Friday, March 19, 2010

Dirty Magic

After a night of particularly strange and vivid dreams, Joe is visited by a girl who seems to be all gray, from her hair to her eyes to her clothes. Wherever she steps, the world melts away, replaced by a land of mud and rain. Telling Joe he must come with her if he wants to save his younger sister, who is gravely ill, the girl leads Joe through to her gray world, which is in the midst of a twenty-year-old war. There Joe dodges bullets, fearsome motion-tracking tanks, and the secret police as he searches for his sister.

This was a strangely written book. I found it in the children’s section, the book looks childish, the writing is big, the protagonist is ten. Yet the vocabulary used is that of an adult, the children reason like adults, the setting is very mature. A war-streaked land, two ethnicities fighting ruthlessly, manipulative ambassadors, slavery, death penalties are all part of this book.

First of all, Joe, the protagonist, was bland. He was a flat nobody who had absolutely nothing else in mind than his guilt (since he thinks he is responsible for his little sister’s sickness). In fact, he obsesses over it and after a hundred times, the whole deal gets annoying. Also, he has way too much luck for my liking. Katherine was okay, but she thought too much like an adult. A ten year old, no matter what it went through, will always be a ten year old. Her decisions were the wise, rational ones of a battle veteran. Because yes, she lives and has lived all her life in the midst of a twenty year old conflict and runs around in sodden trenches. It’s a wonder she didn’t die of hypothermia. The thing is, she isn’t the only child in this condition. They all are. Lastly, Spider was way too good at orientation even though he was a blind man. And his “I felt the ground, It was dryer” and other lame excuses for his super-skills don’t fool me, he has the same comportment as a seeing man. Spider hears and smells and feels too well for it to be anywhere near realistic. He can also read and write.

The plot itself took too long to unravel. Travel to place A, then place B, and then place C, and then you might understand a little better what’s going on. I kept wondering why Joe had had to come to this warring world from our own, what a charge was, and the lack of answers made me frustrated and mad. Everything was explained in the very last chapter, and it ended very abruptly after that, almost as if the ending had been rushed. But to be fair, I have to say the plot was okay. The problem is, it was more or less drowned by strange and rather useless events, and the lack of explanations made this a tough read.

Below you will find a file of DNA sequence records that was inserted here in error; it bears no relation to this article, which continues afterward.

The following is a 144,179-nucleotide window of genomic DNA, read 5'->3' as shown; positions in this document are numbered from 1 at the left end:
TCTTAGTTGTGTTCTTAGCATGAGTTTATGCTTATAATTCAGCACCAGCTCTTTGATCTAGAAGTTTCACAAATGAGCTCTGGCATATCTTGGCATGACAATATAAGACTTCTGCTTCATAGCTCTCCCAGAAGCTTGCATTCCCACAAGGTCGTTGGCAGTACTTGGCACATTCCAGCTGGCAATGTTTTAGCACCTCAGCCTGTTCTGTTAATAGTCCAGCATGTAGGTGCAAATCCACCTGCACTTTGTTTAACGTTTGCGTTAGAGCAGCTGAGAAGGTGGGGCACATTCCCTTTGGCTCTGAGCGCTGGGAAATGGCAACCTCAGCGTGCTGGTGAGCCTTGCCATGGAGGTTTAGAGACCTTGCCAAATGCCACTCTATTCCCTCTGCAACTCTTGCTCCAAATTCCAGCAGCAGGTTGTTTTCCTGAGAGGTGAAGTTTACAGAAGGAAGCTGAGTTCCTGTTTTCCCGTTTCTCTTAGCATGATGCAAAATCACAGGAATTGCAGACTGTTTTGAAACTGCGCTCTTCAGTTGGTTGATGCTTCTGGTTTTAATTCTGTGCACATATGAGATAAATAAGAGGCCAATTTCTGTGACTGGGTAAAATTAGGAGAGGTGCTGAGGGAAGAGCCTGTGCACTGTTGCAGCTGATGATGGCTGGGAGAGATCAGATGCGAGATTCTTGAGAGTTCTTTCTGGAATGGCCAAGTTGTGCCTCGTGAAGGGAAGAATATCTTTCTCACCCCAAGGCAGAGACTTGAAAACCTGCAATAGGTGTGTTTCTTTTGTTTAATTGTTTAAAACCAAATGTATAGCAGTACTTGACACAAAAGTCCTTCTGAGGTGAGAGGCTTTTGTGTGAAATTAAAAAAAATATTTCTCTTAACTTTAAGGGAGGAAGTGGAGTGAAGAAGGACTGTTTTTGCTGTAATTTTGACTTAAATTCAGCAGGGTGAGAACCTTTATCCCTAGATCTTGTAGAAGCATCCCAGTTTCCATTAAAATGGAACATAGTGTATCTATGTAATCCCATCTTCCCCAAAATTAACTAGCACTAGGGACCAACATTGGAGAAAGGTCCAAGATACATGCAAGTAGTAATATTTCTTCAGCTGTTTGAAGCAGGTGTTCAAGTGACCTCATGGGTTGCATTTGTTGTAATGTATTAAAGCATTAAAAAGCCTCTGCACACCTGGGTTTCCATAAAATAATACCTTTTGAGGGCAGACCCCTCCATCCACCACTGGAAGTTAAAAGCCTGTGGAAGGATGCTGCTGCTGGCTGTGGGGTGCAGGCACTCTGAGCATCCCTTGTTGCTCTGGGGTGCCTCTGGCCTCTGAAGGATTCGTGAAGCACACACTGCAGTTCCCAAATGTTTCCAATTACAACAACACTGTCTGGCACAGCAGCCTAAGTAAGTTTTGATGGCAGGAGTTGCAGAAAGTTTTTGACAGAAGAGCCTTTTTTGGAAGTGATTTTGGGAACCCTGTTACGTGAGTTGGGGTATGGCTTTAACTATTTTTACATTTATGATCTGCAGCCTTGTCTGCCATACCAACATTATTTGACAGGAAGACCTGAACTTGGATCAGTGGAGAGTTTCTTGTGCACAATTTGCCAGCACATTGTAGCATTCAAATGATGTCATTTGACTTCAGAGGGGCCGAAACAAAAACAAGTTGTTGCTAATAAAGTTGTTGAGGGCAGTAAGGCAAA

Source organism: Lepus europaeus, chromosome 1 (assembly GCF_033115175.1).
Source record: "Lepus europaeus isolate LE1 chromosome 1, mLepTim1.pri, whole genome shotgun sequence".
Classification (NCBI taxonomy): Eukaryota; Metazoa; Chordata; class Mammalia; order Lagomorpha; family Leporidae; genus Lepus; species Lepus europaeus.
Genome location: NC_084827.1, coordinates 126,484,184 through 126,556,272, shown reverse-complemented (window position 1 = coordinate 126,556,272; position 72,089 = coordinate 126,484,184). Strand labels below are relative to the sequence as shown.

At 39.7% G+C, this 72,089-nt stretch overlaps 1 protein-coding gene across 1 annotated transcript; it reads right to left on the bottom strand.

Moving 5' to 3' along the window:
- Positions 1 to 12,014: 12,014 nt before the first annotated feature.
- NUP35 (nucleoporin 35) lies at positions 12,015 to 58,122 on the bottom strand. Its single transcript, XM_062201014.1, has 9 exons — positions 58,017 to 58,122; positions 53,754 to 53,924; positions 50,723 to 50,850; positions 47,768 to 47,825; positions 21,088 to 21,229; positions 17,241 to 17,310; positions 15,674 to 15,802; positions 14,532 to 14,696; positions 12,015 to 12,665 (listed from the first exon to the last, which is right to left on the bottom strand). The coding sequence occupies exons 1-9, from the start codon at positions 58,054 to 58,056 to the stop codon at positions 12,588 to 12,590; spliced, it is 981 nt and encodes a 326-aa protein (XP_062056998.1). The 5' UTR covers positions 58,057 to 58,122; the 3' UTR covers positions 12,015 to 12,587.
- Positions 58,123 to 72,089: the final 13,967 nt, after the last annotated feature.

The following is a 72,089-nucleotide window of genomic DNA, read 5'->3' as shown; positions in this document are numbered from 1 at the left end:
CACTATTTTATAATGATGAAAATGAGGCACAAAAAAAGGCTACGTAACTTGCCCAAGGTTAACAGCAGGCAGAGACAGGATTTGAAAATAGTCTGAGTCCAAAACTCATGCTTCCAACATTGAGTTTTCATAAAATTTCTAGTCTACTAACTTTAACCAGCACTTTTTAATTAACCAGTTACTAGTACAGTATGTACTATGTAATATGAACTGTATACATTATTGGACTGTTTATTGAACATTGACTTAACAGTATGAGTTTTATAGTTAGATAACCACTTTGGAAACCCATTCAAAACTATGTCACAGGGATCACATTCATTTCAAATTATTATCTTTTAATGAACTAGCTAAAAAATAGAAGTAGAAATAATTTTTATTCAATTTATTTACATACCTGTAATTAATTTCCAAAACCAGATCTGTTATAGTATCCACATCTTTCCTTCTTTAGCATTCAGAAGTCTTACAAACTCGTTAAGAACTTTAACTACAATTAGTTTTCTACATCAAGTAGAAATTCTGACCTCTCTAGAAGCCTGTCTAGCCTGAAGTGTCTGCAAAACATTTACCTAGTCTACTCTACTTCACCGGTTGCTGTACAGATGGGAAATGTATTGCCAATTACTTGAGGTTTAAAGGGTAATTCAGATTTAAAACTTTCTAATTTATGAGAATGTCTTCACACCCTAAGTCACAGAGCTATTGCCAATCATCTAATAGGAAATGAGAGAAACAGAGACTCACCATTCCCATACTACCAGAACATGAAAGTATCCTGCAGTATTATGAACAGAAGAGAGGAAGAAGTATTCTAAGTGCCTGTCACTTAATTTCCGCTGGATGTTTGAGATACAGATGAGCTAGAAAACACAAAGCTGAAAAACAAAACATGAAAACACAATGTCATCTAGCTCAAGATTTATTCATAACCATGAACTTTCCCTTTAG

The writing style was downright strange. At times, it felt as if she were talking to a six year old. At other times, words like derelict or simian come up, and even I need a quick check in the dictionary to make sure I understand correctly. Also, the fact that a clicking sound was compared to the noise made by a Geiger counter was too much. Most people don’t know what a Geiger counter is, let alone know what it sounds like. The attempts at humor were pitiful fails.

There was one thing that made me desperately annoyed. Joe got a bullet through his hand in the first few pages of the book, and 215 pages, there is no mention of this event. He walks for three days straight, his bloody bandage is wet and muddy, yet he isn’t in pain? Not even a little? When I remembered about this wound, I smacked my head against the book a couple of times.

One truly great point in this book was the machines. They were extraordinary. They were frightening to read about, and I wouldn’t want to encounter any of them any day. Each machine had a different role, different weapons, a different appearance. Their descriptions were epic, and I have to admit the parts in which they were included fascinated me.

Perhaps if the characters had been more realistic, the writing more unified and the story and plot more explained, this book would’ve been better. The good elements were hidden behind the incoherencies, and a little more realism could’ve gone a long way. It is a book only to be read if absolutely nothing else is available.


Dirty Magic by Carol Hughes
Rating : 6,2/10

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